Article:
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A young man hugging the head of a brown bull.

A 50-year breeding program has finally paid off for the Job family of Yeoval in Central Western New South Wales, with their 34-month-old bull Royalla Ventura named the Supreme Champion male at Beef Australia 2021.

Key points:

  • Nobbs Cattle Co won the Supreme Champion Exhibitors Group with a Brahman bull, heifer and bull calf
  • Charolais cow Moongool Radical 26 took out the Supreme Champion Female category
  • Shorthorn bull Royalla Ventura was named Supreme Champion Male

Nic Job said it was only the second time a Shorthorn had taken out the trophy but it was the win the family had wanted ever since they began coming to the triennial competition in Rockhampton.

“Let’s be honest, this is the pinnacle of the beef industry in Australia, to win in Rocky” he said.

Mr Job said Royalla Ventura was very special and he rated his sire as the best bull the family had ever bred.

“He’s just so complete — he’s a bull that moves around extremely well, he’s got a lot of thickness and he’s just so soft,” he said.

A bull surrounded by a group of people who are lifting a trophy in the air.
The Job family of Yeoval NSW have been breeding Shorthorns for 50 years, but this was their first win at Beef Australia.

Mr Job said Royalla Ventura was out with cows until the end of February and since then he had featured at the Sydney Royal Easter Show.

He had been putting on an average of three kilograms a day and gained the best part of 100kg in that time.

“With a 17-hour truck trip in the middle of that he has done pretty well,” Mr Job said.

This year marks half a century of stud breeding for the family.

A man with a grey moustache, suit and large hat standing in front of a blurred background.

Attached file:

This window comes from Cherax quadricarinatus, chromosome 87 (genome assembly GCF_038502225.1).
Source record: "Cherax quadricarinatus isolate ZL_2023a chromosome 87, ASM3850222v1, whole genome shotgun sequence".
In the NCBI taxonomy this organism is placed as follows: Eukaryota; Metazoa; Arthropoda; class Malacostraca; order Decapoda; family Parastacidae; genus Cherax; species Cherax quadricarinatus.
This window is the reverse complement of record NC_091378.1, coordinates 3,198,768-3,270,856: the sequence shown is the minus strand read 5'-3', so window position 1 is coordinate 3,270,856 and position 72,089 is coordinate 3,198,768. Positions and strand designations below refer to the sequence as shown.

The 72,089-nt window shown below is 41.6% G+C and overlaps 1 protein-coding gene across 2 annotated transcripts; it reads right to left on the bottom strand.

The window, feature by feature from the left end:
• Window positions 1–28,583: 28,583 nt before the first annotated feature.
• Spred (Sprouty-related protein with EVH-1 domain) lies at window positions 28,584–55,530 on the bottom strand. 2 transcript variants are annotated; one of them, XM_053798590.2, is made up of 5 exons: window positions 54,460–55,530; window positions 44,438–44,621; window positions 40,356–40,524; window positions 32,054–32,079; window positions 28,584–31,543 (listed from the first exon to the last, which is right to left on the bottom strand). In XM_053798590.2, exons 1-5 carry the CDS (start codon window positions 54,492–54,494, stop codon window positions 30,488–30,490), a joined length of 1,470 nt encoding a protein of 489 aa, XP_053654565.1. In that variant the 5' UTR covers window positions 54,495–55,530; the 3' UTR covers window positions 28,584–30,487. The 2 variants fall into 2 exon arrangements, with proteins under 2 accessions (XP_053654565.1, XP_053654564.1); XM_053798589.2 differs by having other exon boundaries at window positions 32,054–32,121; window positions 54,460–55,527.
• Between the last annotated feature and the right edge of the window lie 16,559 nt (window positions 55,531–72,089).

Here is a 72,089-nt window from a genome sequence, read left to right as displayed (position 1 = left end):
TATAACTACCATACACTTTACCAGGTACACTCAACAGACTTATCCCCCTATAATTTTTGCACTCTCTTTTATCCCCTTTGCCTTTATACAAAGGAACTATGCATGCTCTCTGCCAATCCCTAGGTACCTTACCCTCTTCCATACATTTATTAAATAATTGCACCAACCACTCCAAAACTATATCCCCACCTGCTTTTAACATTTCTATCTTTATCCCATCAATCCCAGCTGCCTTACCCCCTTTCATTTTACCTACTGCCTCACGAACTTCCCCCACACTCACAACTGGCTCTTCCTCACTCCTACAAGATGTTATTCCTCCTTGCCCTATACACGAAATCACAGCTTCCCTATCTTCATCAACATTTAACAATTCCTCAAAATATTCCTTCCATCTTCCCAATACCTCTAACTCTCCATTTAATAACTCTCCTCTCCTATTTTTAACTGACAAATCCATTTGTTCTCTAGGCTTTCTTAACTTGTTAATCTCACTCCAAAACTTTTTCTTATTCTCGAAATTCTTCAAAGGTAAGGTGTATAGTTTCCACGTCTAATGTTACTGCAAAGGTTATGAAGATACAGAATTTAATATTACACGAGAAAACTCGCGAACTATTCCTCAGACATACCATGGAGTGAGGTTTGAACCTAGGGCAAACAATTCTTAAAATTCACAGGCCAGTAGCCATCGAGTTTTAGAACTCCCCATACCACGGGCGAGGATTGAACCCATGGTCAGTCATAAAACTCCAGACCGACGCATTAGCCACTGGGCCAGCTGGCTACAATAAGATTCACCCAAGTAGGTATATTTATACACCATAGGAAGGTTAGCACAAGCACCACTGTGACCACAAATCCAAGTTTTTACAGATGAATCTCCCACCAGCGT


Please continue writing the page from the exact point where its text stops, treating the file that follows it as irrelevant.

Interbreed male and female judge Brett Kinnon said he was humbled to be asked to take on the role.

An honour and a privilege 

Clermont Brahman Stud breeder Brett Kinnon said he was delighted to judge such an important event, but definitely felt the pressure.

“It’s a prestigious event which highlights an industry that’s in full swing and at its strength, I felt to be asked was a great honour” he said.

Mr Kinnon said the winning entry caught his eye immediately.

“He was a bull [where] all the right credentials … just come together and blend so perfectly with his breed character and his beef qualities” he said.

Mr Kinnon also had plenty of praise for the Supreme Female winner.

“I feel she had a tremendous amount of volume, she was very deep-sided, had a very good udder and ligament attachments and she was very deep, right down through her hindquarter,” he said.

A silver trophy in the foreground frames a white cow and calf in the background.
In only her second show, Moongool Radical 26 was named Supreme Champion Female at Beef Australia 2021.

Charolais stud best female

When the Moongool Charolais Stud packs up and heads from Yuleba to Beef Australia, it comes with custom made portable panels with steel and wood inlays.

The enclosure houses the stud team and this competition is only the second for their heifer, Moongool Radical 26, who was crowned overall Supreme Champion Female today.

Stud principal Ivan Price said she was part of a very successful bloodline.

“She comes from a very strong pedigree and her grandsire produced our Australian record-priced bull four years ago at $83,000,” he said.

A group of people in white coats standing beside a brown Brahman bull, a cow and a calf.
A Brahman bull, cow and calf from Nobbs Cattle Co at Duaringa took out top honours in the Exhibitors Group category.

‘It’s the pinnacle’

Duaringa stud Nobbs Cattle Co took out the Supreme Champion Exhibitors Group with their Brahman bull, heifer and bull calf.

Exhibitors group judge Roger Evans, of Tamworth, said the group made a good impression and showed high quality uniformity.

“We can talk about how good each animal was, but there was very little difference, very little variation,” he said.

“They were basically miniatures if you went from the lead bull … to me there was just very little wrong with them.”

Mr Evans has judged Royal shows in Melbourne, Sydney and Brisbane, but said Beef Australia was the peak event for stud cattle. 

“It’s the pinnacle,” he said. 

“To me, it’s a three-year event and it’s one of the biggest beef industry shows, trades, expos in the southern hemisphere.”

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